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Christian Persecution In China Continues As Government, Not the Church, Ordain Priests

( [email protected] ) Mar 04, 2016 12:03 PM EST
As part of its ongoing efforts to control Christianity in the country, China has adopted a new policy that involves taking over the duties of the Church. According to reports, state-backed Catholic organizations in the country have agreed to allow the government to ordain bishops.
Believers in China gather for service. Jason Lee/Reuters

As part of its ongoing efforts to control Christianity in the country, China has adopted a new policy that involves taking over the duties of the Church. According to reports, state-backed Catholic organizations in the country have agreed to allow the government to ordain bishops.

As reported by the UCA News, the agreement was made on Feb. 25 during a meeting between government officials and the Chinese Catholic Patriotic Association. During the event, it was agreed that the association will ordain the new bishops based on the approval of the government.

Aside from the association, representatives from the State Administration for Religious Affairs and the Communist Party United Front Work Development, which controls religious activities in the country, also attended the meeting.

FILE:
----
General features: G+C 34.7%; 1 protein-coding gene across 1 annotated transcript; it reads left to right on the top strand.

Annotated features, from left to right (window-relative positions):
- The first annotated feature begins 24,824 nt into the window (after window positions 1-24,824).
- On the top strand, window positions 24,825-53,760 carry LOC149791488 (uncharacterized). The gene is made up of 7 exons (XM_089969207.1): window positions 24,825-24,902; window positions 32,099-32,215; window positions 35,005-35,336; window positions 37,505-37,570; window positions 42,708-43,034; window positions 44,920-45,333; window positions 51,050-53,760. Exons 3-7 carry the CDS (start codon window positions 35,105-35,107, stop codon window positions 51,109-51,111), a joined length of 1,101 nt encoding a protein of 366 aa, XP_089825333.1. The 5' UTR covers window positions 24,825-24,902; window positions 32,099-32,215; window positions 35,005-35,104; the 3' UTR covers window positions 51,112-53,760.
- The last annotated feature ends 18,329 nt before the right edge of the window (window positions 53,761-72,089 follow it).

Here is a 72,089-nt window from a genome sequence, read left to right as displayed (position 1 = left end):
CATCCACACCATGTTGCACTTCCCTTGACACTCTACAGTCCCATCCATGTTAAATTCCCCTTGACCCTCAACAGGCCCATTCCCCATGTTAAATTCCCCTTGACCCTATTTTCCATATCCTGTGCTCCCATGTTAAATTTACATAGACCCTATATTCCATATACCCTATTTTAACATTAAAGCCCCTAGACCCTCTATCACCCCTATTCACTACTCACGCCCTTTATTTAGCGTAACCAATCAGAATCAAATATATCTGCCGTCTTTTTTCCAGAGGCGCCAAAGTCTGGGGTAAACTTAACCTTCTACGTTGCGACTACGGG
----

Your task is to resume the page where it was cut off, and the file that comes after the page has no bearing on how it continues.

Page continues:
China's continuing efforts in controlling Christian activities in the country has already been criticized by the Vatican. This began in 2010 after the government held a Catholic congress and facilitated mass with illicit bishops, or those who were not ordained by the Church.

The International Christian Concern or ICC also pointed out the importance of keeping the government out of religious activities as it could use its power to manipulate the members of the Church, which is what's already happening in China.

"A primary reason for this is to maintain that the government has no influence on the inner workings and teachings of the Church," the organization said in a statement according to the Christian Post.

"China is attempting to control Christianity in two ways: demolishing the Christian image and arresting leaders, and manipulating them through a government-run church," it added.

Despite the crackdown on religion, the ICC still believes there is hope for the country due to the increasing number of Christians.

The new policy is the latest campaign targeting Christians in the country. Recently, the government enforced the removal of crosses inside churches and those who resisted were arrested by the authorities.

This includes Pastor Gu Yuese of the Chongi Church in Hangzhou. Although Gu's arrest was made because he refused to remove crosses in the church, authorities said he has been charged with corruption and embezzlement.

In addition, Pastor Bao Guohua and his wife Xing Wenxiang have been sentenced to spend 14 years in jail after Chinese authorities charged them with social disorder and corruption. But, according to the supporters of the couple, the indictment on the two exemplifies the government's actions against Christian activities in the country. 

Tags : Christians in China, Christian Persecution in China, Church and State, religious persecution, Religion in China